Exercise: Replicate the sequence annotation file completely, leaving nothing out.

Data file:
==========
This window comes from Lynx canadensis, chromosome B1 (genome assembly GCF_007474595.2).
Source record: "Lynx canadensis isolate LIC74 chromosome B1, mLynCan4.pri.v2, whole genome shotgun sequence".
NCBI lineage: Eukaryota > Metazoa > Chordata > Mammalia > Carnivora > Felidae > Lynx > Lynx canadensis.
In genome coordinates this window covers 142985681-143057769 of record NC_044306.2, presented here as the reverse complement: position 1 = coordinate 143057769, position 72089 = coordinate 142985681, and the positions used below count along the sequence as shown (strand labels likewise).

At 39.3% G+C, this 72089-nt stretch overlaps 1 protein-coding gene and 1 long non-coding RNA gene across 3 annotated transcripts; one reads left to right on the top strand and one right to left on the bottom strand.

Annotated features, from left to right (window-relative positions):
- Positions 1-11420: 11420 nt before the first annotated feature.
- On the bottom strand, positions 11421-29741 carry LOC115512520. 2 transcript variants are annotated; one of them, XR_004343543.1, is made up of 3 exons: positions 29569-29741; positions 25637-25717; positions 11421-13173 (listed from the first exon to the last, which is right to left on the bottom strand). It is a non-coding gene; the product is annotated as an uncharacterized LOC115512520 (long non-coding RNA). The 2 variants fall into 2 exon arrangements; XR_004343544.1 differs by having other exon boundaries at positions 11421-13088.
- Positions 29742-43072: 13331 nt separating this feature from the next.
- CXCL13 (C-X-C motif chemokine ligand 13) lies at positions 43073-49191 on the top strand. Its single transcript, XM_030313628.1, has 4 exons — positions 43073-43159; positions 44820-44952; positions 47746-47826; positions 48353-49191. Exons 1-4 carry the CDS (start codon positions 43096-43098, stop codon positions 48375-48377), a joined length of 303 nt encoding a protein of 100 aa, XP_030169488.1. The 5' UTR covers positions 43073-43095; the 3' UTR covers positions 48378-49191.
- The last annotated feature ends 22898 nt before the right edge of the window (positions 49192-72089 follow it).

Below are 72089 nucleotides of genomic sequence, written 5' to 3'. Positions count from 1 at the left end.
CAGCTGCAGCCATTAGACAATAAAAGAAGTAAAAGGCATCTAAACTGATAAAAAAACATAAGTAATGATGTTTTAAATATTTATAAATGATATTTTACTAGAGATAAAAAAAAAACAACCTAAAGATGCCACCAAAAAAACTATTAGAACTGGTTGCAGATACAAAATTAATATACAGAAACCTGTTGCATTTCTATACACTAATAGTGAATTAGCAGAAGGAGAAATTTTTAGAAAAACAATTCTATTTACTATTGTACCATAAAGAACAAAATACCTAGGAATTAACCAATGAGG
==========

This window comes from Lynx canadensis, chromosome B1 (genome assembly GCF_007474595.2).
Source record: "Lynx canadensis isolate LIC74 chromosome B1, mLynCan4.pri.v2, whole genome shotgun sequence".
NCBI lineage: Eukaryota > Metazoa > Chordata > Mammalia > Carnivora > Felidae > Lynx > Lynx canadensis.
In genome coordinates this window covers 142985681-143057769 of record NC_044306.2, presented here as the reverse complement: position 1 = coordinate 143057769, position 72089 = coordinate 142985681, and the positions used below count along the sequence as shown (strand labels likewise).

At 39.3% G+C, this 72089-nt stretch overlaps 1 protein-coding gene and 1 long non-coding RNA gene across 3 annotated transcripts; one reads left to right on the top strand and one right to left on the bottom strand.

Annotated features, from left to right (window-relative positions):
- Positions 1-11420: 11420 nt before the first annotated feature.
- On the bottom strand, positions 11421-29741 carry LOC115512520. 2 transcript variants are annotated; one of them, XR_004343543.1, is made up of 3 exons: positions 29569-29741; positions 25637-25717; positions 11421-13173 (listed from the first exon to the last, which is right to left on the bottom strand). It is a non-coding gene; the product is annotated as an uncharacterized LOC115512520 (long non-coding RNA). The 2 variants fall into 2 exon arrangements; XR_004343544.1 differs by having other exon boundaries at positions 11421-13088.
- Positions 29742-43072: 13331 nt separating this feature from the next.
- CXCL13 (C-X-C motif chemokine ligand 13) lies at positions 43073-49191 on the top strand. Its single transcript, XM_030313628.1, has 4 exons — positions 43073-43159; positions 44820-44952; positions 47746-47826; positions 48353-49191. Exons 1-4 carry the CDS (start codon positions 43096-43098, stop codon positions 48375-48377), a joined length of 303 nt encoding a protein of 100 aa, XP_030169488.1. The 5' UTR covers positions 43073-43095; the 3' UTR covers positions 48378-49191.
- The last annotated feature ends 22898 nt before the right edge of the window (positions 49192-72089 follow it).

Below are 72089 nucleotides of genomic sequence, written 5' to 3'. Positions count from 1 at the left end.
CAGCTGCAGCCATTAGACAATAAAAGAAGTAAAAGGCATCTAAACTGATAAAAAAACATAAGTAATGATGTTTTAAATATTTATAAATGATATTTTACTAGAGATAAAAAAAAAACAACCTAAAGATGCCACCAAAAAAACTATTAGAACTGGTTGCAGATACAAAATTAATATACAGAAACCTGTTGCATTTCTATACACTAATAGTGAATTAGCAGAAGGAGAAATTTTTAGAAAAACAATTCTATTTACTATTGTACCATAAAGAACAAAATACCTAGGAATTAACCAATGAGG